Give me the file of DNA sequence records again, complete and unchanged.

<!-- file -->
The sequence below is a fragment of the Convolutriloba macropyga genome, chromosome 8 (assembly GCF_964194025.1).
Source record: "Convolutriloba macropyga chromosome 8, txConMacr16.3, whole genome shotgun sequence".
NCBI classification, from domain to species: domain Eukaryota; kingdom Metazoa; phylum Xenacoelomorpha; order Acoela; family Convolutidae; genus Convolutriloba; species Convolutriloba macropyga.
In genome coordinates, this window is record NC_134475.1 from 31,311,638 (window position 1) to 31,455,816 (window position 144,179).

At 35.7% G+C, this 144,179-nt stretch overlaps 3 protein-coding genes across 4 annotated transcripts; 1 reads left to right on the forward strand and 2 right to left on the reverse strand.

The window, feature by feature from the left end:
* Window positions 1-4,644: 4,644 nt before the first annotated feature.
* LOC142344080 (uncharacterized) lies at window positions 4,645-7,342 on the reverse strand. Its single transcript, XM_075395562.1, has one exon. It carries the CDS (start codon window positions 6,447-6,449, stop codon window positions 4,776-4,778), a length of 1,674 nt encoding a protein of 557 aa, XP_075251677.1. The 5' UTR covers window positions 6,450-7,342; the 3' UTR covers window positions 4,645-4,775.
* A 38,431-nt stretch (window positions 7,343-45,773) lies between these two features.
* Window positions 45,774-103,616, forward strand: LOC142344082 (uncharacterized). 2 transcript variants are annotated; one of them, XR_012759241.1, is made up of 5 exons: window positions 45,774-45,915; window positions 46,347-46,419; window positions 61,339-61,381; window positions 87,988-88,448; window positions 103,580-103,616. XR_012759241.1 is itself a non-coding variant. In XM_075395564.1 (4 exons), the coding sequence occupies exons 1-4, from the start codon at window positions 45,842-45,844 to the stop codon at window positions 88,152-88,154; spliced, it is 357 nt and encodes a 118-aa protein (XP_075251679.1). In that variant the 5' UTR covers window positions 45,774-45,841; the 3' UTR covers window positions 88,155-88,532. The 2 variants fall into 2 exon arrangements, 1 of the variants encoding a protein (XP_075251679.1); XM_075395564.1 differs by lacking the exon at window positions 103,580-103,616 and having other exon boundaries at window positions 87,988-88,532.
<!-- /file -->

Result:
The sequence below is a fragment of the Convolutriloba macropyga genome, chromosome 8 (assembly GCF_964194025.1).
Source record: "Convolutriloba macropyga chromosome 8, txConMacr16.3, whole genome shotgun sequence".
NCBI classification, from domain to species: domain Eukaryota; kingdom Metazoa; phylum Xenacoelomorpha; order Acoela; family Convolutidae; genus Convolutriloba; species Convolutriloba macropyga.
In genome coordinates, this window is record NC_134475.1 from 31,311,638 (window position 1) to 31,455,816 (window position 144,179).

At 35.7% G+C, this 144,179-nt stretch overlaps 3 protein-coding genes across 4 annotated transcripts; 1 reads left to right on the forward strand and 2 right to left on the reverse strand.

The window, feature by feature from the left end:
* Window positions 1-4,644: 4,644 nt before the first annotated feature.
* LOC142344080 (uncharacterized) lies at window positions 4,645-7,342 on the reverse strand. Its single transcript, XM_075395562.1, has one exon. It carries the CDS (start codon window positions 6,447-6,449, stop codon window positions 4,776-4,778), a length of 1,674 nt encoding a protein of 557 aa, XP_075251677.1. The 5' UTR covers window positions 6,450-7,342; the 3' UTR covers window positions 4,645-4,775.
* A 38,431-nt stretch (window positions 7,343-45,773) lies between these two features.
* Window positions 45,774-103,616, forward strand: LOC142344082 (uncharacterized). 2 transcript variants are annotated; one of them, XR_012759241.1, is made up of 5 exons: window positions 45,774-45,915; window positions 46,347-46,419; window positions 61,339-61,381; window positions 87,988-88,448; window positions 103,580-103,616. XR_012759241.1 is itself a non-coding variant. In XM_075395564.1 (4 exons), the coding sequence occupies exons 1-4, from the start codon at window positions 45,842-45,844 to the stop codon at window positions 88,152-88,154; spliced, it is 357 nt and encodes a 118-aa protein (XP_075251679.1). In that variant the 5' UTR covers window positions 45,774-45,841; the 3' UTR covers window positions 88,155-88,532. The 2 variants fall into 2 exon arrangements, 1 of the variants encoding a protein (XP_075251679.1); XM_075395564.1 differs by lacking the exon at window positions 103,580-103,616 and having other exon boundaries at window positions 87,988-88,532.